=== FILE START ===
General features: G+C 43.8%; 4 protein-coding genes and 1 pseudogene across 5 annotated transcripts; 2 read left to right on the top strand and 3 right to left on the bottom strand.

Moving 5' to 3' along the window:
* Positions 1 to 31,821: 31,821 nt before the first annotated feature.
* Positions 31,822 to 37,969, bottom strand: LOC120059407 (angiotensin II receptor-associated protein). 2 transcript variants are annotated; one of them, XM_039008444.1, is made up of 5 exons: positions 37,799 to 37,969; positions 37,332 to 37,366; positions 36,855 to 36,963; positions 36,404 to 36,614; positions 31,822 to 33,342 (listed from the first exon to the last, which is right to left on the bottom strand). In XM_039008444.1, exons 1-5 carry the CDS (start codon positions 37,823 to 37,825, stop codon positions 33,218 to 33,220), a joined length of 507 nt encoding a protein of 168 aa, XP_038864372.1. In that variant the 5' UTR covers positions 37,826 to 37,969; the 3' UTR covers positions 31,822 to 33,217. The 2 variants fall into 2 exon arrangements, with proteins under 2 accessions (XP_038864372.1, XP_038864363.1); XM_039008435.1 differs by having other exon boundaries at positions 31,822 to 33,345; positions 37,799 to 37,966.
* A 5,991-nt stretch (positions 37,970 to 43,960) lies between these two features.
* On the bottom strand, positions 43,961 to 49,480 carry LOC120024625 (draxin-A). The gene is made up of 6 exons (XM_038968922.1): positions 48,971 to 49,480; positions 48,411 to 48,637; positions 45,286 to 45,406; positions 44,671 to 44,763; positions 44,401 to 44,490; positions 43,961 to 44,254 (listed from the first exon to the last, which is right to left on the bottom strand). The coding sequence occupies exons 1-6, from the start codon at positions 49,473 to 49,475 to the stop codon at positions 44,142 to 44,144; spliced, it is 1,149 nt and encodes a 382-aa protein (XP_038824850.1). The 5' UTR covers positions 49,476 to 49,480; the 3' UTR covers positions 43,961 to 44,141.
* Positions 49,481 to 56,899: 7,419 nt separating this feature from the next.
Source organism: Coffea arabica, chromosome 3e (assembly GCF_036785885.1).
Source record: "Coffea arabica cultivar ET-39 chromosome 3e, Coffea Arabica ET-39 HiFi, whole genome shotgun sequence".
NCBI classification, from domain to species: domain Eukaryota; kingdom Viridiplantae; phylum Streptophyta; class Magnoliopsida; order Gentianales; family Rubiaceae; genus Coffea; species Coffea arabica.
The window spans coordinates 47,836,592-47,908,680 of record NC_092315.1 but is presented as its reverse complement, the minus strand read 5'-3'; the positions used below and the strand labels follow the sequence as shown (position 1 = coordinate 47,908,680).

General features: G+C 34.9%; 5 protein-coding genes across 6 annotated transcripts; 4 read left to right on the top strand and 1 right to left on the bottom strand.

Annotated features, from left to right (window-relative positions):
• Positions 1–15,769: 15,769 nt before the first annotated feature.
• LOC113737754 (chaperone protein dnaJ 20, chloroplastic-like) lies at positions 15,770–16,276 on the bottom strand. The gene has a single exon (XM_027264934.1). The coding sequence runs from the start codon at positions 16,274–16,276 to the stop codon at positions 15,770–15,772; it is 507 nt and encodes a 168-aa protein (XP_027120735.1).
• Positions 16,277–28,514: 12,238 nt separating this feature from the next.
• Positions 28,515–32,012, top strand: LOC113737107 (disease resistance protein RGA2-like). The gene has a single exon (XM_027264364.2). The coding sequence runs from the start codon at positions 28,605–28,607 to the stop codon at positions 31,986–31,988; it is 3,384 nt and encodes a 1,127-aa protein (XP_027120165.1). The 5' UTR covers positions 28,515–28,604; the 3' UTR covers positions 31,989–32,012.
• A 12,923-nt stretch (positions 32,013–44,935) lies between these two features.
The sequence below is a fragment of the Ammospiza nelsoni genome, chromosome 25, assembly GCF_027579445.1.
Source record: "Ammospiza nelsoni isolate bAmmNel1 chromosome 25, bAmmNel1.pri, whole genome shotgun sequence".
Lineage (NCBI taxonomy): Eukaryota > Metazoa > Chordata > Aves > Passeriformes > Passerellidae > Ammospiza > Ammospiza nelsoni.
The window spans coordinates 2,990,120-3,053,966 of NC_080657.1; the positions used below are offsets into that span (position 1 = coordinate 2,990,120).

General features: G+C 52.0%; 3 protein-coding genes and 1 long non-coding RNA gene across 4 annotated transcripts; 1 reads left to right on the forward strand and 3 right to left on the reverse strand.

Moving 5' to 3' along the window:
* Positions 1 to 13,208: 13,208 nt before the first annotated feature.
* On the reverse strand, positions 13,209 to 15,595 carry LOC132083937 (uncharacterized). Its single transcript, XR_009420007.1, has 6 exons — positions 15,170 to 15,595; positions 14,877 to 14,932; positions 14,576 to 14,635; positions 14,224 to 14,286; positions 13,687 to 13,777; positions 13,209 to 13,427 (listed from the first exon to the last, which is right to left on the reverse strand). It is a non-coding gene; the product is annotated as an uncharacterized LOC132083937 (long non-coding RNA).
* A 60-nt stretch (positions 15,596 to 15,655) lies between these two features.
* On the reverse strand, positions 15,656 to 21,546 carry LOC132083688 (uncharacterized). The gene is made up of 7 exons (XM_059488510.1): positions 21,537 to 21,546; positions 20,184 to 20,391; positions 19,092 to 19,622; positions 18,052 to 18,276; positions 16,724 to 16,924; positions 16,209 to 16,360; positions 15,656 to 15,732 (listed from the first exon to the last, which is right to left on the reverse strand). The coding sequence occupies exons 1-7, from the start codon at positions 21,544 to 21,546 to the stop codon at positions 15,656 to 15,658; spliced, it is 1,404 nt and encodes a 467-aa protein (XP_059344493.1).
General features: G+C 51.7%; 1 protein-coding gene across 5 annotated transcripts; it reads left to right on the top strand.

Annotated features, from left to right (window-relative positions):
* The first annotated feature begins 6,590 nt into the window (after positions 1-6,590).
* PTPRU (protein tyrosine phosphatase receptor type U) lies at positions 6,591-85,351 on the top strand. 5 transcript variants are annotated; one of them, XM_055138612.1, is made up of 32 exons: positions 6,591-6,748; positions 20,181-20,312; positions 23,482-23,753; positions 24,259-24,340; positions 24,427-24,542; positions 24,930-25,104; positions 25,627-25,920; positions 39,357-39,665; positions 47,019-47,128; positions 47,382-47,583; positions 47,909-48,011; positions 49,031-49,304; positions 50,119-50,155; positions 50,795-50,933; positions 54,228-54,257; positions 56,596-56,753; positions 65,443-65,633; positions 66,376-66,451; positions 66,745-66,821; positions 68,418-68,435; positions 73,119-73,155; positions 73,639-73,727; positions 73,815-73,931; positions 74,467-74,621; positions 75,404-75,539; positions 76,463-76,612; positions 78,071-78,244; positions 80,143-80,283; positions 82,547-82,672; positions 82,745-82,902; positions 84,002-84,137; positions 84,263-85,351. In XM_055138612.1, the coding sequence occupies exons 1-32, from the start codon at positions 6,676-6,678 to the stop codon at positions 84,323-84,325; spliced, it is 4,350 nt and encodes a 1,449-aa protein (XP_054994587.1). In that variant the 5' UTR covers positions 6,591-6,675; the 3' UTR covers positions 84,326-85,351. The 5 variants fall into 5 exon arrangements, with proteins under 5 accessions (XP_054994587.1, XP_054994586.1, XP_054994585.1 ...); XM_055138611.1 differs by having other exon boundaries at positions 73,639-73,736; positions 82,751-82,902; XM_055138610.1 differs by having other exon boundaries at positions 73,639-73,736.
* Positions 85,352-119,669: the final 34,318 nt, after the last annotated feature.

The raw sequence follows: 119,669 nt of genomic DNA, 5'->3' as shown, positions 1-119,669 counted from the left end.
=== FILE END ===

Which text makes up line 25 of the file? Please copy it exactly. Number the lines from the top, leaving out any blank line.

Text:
* Positions 1 to 13,208: 13,208 nt before the first annotated feature.